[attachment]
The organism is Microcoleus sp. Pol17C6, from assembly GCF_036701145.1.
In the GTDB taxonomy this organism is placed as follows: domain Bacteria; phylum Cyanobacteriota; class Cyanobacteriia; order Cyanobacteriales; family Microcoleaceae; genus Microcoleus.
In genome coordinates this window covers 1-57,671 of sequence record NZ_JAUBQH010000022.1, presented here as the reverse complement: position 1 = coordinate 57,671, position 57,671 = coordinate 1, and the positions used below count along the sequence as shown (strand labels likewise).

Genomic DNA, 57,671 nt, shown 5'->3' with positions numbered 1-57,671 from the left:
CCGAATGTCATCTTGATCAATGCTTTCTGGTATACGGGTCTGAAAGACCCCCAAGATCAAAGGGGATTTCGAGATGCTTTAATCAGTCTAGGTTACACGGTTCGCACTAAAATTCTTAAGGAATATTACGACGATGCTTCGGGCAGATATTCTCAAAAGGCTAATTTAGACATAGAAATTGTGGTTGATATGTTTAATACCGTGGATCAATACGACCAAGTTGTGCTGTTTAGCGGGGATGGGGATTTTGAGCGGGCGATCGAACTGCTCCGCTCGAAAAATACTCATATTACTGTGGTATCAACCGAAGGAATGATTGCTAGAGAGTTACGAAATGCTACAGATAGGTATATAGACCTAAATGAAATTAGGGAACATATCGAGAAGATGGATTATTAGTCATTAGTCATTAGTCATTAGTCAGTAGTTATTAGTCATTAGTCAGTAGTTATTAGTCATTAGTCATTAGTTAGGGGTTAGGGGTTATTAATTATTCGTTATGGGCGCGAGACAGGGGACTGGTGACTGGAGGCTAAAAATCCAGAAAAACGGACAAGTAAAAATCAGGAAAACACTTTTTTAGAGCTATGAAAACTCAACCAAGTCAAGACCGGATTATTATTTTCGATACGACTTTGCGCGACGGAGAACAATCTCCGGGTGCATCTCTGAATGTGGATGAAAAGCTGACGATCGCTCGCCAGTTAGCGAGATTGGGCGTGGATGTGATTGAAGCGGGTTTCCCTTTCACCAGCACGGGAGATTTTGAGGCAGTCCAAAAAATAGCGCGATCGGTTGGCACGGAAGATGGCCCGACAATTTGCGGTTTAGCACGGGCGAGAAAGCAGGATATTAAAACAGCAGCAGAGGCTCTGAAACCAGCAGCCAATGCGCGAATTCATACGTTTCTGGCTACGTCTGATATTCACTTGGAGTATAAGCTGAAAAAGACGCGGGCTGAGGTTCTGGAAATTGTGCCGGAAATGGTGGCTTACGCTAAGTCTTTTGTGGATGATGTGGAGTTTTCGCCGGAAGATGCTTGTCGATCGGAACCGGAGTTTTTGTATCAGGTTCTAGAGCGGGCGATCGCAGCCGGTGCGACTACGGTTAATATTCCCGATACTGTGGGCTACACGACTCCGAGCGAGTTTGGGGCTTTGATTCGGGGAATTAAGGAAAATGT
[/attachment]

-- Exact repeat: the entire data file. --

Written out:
The organism is Microcoleus sp. Pol17C6, from assembly GCF_036701145.1.
In the GTDB taxonomy this organism is placed as follows: domain Bacteria; phylum Cyanobacteriota; class Cyanobacteriia; order Cyanobacteriales; family Microcoleaceae; genus Microcoleus.
In genome coordinates this window covers 1-57,671 of sequence record NZ_JAUBQH010000022.1, presented here as the reverse complement: position 1 = coordinate 57,671, position 57,671 = coordinate 1, and the positions used below count along the sequence as shown (strand labels likewise).

Genomic DNA, 57,671 nt, shown 5'->3' with positions numbered 1-57,671 from the left:
CCGAATGTCATCTTGATCAATGCTTTCTGGTATACGGGTCTGAAAGACCCCCAAGATCAAAGGGGATTTCGAGATGCTTTAATCAGTCTAGGTTACACGGTTCGCACTAAAATTCTTAAGGAATATTACGACGATGCTTCGGGCAGATATTCTCAAAAGGCTAATTTAGACATAGAAATTGTGGTTGATATGTTTAATACCGTGGATCAATACGACCAAGTTGTGCTGTTTAGCGGGGATGGGGATTTTGAGCGGGCGATCGAACTGCTCCGCTCGAAAAATACTCATATTACTGTGGTATCAACCGAAGGAATGATTGCTAGAGAGTTACGAAATGCTACAGATAGGTATATAGACCTAAATGAAATTAGGGAACATATCGAGAAGATGGATTATTAGTCATTAGTCATTAGTCATTAGTCAGTAGTTATTAGTCATTAGTCAGTAGTTATTAGTCATTAGTCATTAGTTAGGGGTTAGGGGTTATTAATTATTCGTTATGGGCGCGAGACAGGGGACTGGTGACTGGAGGCTAAAAATCCAGAAAAACGGACAAGTAAAAATCAGGAAAACACTTTTTTAGAGCTATGAAAACTCAACCAAGTCAAGACCGGATTATTATTTTCGATACGACTTTGCGCGACGGAGAACAATCTCCGGGTGCATCTCTGAATGTGGATGAAAAGCTGACGATCGCTCGCCAGTTAGCGAGATTGGGCGTGGATGTGATTGAAGCGGGTTTCCCTTTCACCAGCACGGGAGATTTTGAGGCAGTCCAAAAAATAGCGCGATCGGTTGGCACGGAAGATGGCCCGACAATTTGCGGTTTAGCACGGGCGAGAAAGCAGGATATTAAAACAGCAGCAGAGGCTCTGAAACCAGCAGCCAATGCGCGAATTCATACGTTTCTGGCTACGTCTGATATTCACTTGGAGTATAAGCTGAAAAAGACGCGGGCTGAGGTTCTGGAAATTGTGCCGGAAATGGTGGCTTACGCTAAGTCTTTTGTGGATGATGTGGAGTTTTCGCCGGAAGATGCTTGTCGATCGGAACCGGAGTTTTTGTATCAGGTTCTAGAGCGGGCGATCGCAGCCGGTGCGACTACGGTTAATATTCCCGATACTGTGGGCTACACGACTCCGAGCGAGTTTGGGGCTTTGATTCGGGGAATTAAGGAAAATGT